64-Bit Outlook 2010 is FAST

I’m happy to report that the new version of Microsoft Outlook 2010 64-bit edition is FAST.  This is one of the first times I’ve installed a 64-bit application and truely seen the benefits.  I have a TON of email, and this version of outlook has shown to be able to keep up with me, run well, and really work quickly for me on an older computer.

I recommend it to power users, it a worthwhile upgrade in time savings alone when compared with outlook 2007.

The search and usability features have almost negated the need for my favorite too, xobni as well… more on that later.

-Russ

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Microsoft Office 2010 64-bit can’t be installed with older versions of office

As developers we often have to support many different versions of Microsoft office.  We are excited to use the 64 capabilities of the latest version of office 2010.  When installing last week I noticed I cannot have older versions of office.  If you want to run 64 bit, you have to UN-install previous 32 bit versions of Office.

You’ll see this message:

32 Bit Error message when trying to install office 2010 64 bit

So, prepare some extra time to un-install your older 32 bit applications before upgrading to 2010.  Its cleaner to use virtualization to maintain multiple client installs for development purposes anyway.

Reduce SPAM and increase security with SMTP Submission over Port 587

Exchange server 2007 provides higher security and less SPAM potential by elimination authenticated mail over SMTP port 25.    This leaves us without the ability to relay mail from other SMTP servers without the following tips.

Here are some setup tips on setting up SMTP relay over port 587 securely.

After setting up your network with a back-end Exchange 2007 Hub Transport/Client Access/Mailbox server and an isolated Exchange 2007 Edge Transport server in a DMZ or separate internal network, try setting up an IMAP connection to the Exchange Client Access server.  Since all incoming mail traffic is supposed to flow through the Edge Transport server, you set up that as the endpoint for your outgoing SMTP server in your mail client like Microsoft Outlook or Mozilla Thunderbird, but no matter what you do, it just won’t work without authentication.  The Edge Transport server is not (or at least it’s not supposed to be) a member of the domain, and therefore cannot authenticate the user.

One way to fix this is to set your firewall(s) to pass SMTP Submission traffic to the back-end Client Access server (CAS).    Mail will  be sent first to the back end Exchange Client Access server for authentication, and then be forwarded on to the front end server for external delivery.

Also, don’t forget to to check off the TLS or SSL security option and change the outgoing SMTP port number to 587 for SMTP Submission, rather than port 25 for standard SMTP traffic.  And now, you should be sending mail securely.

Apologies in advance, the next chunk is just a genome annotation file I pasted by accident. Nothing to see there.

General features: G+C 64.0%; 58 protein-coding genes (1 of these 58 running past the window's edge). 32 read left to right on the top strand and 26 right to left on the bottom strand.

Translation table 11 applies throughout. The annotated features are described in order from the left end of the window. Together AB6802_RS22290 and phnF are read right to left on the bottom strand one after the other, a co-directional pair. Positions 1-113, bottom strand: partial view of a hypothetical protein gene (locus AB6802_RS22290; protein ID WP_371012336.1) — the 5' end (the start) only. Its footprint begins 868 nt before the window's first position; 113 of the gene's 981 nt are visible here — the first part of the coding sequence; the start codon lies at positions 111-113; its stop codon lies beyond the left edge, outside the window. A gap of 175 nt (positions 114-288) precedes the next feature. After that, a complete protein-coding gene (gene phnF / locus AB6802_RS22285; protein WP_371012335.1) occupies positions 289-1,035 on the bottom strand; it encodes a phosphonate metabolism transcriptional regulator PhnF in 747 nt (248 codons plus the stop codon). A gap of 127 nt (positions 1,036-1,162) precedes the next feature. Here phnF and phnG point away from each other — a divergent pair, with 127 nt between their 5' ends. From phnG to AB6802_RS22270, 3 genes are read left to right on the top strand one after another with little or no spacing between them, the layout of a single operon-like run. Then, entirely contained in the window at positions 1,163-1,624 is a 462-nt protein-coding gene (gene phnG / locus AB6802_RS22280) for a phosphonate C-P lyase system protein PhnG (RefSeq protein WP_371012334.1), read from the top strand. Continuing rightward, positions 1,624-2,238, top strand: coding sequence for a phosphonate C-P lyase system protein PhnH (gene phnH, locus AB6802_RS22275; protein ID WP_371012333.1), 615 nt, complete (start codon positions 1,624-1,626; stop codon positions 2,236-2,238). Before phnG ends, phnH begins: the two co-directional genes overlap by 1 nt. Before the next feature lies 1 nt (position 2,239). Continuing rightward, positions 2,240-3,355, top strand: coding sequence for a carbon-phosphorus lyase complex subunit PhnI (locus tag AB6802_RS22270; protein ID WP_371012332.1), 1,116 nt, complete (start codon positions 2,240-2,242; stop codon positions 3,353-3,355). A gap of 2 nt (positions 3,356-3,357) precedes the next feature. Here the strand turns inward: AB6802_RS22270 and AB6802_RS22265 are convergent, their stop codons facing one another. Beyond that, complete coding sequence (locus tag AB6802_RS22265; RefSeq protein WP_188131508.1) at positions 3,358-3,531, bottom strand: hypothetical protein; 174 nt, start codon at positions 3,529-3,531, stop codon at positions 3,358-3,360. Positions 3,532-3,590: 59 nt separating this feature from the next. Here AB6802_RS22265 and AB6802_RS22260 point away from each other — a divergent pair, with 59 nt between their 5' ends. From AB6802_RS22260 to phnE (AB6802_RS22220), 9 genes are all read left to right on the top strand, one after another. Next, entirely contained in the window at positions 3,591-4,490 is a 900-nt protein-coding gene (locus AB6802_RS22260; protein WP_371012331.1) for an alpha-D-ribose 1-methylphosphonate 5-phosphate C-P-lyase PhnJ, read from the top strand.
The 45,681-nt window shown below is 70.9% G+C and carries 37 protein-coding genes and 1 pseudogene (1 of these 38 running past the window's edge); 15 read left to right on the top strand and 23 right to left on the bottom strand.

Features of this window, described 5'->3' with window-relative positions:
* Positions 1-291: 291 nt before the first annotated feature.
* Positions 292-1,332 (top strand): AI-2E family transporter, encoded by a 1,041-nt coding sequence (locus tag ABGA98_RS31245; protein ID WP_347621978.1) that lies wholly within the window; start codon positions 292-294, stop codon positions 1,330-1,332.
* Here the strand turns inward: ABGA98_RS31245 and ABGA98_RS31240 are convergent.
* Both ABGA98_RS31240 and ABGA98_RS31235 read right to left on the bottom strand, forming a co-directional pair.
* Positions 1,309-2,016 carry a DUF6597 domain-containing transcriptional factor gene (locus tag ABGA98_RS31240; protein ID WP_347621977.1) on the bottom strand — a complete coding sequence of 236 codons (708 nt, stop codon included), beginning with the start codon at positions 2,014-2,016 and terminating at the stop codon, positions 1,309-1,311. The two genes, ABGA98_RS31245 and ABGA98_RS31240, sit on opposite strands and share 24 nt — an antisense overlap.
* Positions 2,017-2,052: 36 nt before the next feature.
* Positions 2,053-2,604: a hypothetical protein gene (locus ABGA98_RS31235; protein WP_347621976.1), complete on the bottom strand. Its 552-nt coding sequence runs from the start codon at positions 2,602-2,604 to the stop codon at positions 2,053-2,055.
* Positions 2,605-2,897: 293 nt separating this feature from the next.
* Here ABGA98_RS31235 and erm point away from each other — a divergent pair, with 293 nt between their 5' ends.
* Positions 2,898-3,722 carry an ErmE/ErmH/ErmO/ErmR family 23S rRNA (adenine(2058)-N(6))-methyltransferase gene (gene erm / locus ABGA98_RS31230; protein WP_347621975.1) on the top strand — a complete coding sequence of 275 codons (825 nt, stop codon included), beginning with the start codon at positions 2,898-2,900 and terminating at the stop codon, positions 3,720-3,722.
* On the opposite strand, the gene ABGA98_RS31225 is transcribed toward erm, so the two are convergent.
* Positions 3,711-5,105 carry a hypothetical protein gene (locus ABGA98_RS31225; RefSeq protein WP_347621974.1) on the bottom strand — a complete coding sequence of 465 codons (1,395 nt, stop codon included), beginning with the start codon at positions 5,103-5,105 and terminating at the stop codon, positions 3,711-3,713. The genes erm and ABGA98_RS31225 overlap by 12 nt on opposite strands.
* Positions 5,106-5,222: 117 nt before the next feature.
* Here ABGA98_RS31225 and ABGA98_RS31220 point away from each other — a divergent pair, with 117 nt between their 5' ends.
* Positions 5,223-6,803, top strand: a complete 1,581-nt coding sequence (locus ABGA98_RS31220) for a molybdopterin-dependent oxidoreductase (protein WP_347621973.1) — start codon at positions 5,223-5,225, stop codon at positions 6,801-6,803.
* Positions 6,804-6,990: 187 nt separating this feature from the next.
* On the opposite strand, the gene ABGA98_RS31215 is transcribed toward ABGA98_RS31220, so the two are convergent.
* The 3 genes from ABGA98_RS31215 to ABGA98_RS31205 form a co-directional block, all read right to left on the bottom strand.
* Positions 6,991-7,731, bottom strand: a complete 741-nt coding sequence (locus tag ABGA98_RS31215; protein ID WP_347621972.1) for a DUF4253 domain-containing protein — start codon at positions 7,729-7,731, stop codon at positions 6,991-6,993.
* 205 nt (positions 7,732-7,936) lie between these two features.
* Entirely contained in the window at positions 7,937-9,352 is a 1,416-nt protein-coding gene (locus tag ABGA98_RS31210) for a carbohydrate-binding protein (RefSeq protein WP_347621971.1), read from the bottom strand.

Windows Vista indexing Oulook

UPDATE: I’ve verified a noticeable performance improvement after doing this on my workstation and laptop.  I encourage all performance users to consider all their indexing on their computers and minimize it to what you need only.

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To ring in my new year, I had some outlook 2007 issues.  Like most of us out there, I have been struggling to get some performance out of this new version of outlook for some time.   Now, I should mention that I’m far from an average user.  I have 10+ gigs of email in my exchange mailbox (no I don’t believe in archiving), and I I’m also running Xobni, so I do hit outlook pretty hard.  I feel it is fair for me to wait on occasion for things, but I’m running a fairly new Vista 64-bit machine with 12 gigs of ram, so Outlook cannot complain about resources.  I know its only 32-bit, but I can give it a full 4 gigs of ram if it wants, and it usually takes it.   It would be nice if there was a 64-bit version of outlook… someday.

One of the common performance tweaks is disabling the searching in Outlook.  With Google desktop, Microsoft, and in my case Xobni, you need to pay attention to how many programs have there hands on your database for indexing.  I disabled outlook and Google to only rely on Xobni for searching.  I followed the instructions, and THOUGHT I had removed all the search features in outlook.  Today I was VERY surprised to find the index service in Vista was STILL indexing my outlook data file.  Here is how I found it.

I had an unrelated search speed issue, so I looked into tuning my indexing settings to speed things up a bit.   If you are like most of us, you are running Google desktop as well, so I don’t really need the Vista index, but I do want it there for the occasional focused or advanced search.  Anyway, when going into the search options, I clicked modify and found that my Microsoft Office Outlook was still selected to be indexed!

I unchecked it, adjusted some other areas like “offline files” and other network shares that I don’t want indexed.  Then I initiated a full re-index to ensure it was cleared.

I’ll post later and let you know if I notice an increase in speed.